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Improving Braille Availability in Canadian Public Libraries

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    (version français)

    This study on improving Braille availability in Canadian public libraries was requested by NNELS in 2018 and written by a group of Canadian writers and researchers, led by the Canadian Federation of the Blind. The paper’s purpose is to explore how to improve access to Braille for those who need it.

    There are 836,000 Canadians with significant vision loss, roughly ten percent of whom read Braille. Less than 5% of books are available in an alternative format, and even fewer are available in Braille. For many, especially those looking for specialized information such as music, math, science and tactile graphics, Braille is limited by where people live, the technology they have, and their ability to pay for software or services.

    This study includes a history of Braille and describes the basic process of Braille book production, and how technology has changed this process. It also identifies four main issues and makes five recommendations.


    1. “Born-accessible” ebooks are a challenge for publishers to produce and therefore a challenge for libraries to procure.
    2. Braille reading technology is expensive and therefore inaccessible to many.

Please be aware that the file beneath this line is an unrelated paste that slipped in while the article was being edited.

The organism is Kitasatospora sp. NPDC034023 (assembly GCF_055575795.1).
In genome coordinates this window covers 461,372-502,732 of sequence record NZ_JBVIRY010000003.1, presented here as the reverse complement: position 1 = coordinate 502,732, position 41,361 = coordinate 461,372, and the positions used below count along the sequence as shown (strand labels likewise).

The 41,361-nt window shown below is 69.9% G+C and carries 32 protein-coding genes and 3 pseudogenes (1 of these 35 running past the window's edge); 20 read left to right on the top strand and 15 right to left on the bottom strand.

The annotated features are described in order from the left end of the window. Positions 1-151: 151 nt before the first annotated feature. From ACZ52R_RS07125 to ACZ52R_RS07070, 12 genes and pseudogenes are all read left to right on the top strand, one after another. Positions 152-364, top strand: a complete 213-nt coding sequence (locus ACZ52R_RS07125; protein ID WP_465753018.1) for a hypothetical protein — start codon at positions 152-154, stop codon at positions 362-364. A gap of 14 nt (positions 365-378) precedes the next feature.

3. Hard-copy Braille books are not available to all readers who want or need them.
    4. Fluency in accessible formats is lacking in libraries.


    1. Encourage publishers to publish accessibly and encourage libraries to favour accessible books and platforms in their procurement practices.
    2. Request federal funding for refreshable braille displays.
    3. Develop a distributed, shared, hard-copy Braille collection for Canadian public libraries.
    4. Produce hard-copy, embossed Braille upon reader request.
    5. Support Braille and alternate format expertise in public libraries.

    This report, written and led by a community of Braille users, provides valuable recommendations for improving public library service for people who read Braille in Canada. By advocating for and implementing these recommendations, public libraries can go a long way toward ensuring equitable access to books for all.

    This report was written with support from the Government of Canada's Social Development Partnerships Program - Disability Component.

    For comments or discussion, please email coordinator at nnels dot ca or call the NNELS helpline.

    Original Publisher: BC Libraries Cooperative, Vancouver, BC
    Language(s): English
    Collection(s)/Series: Disability Perspectives Collection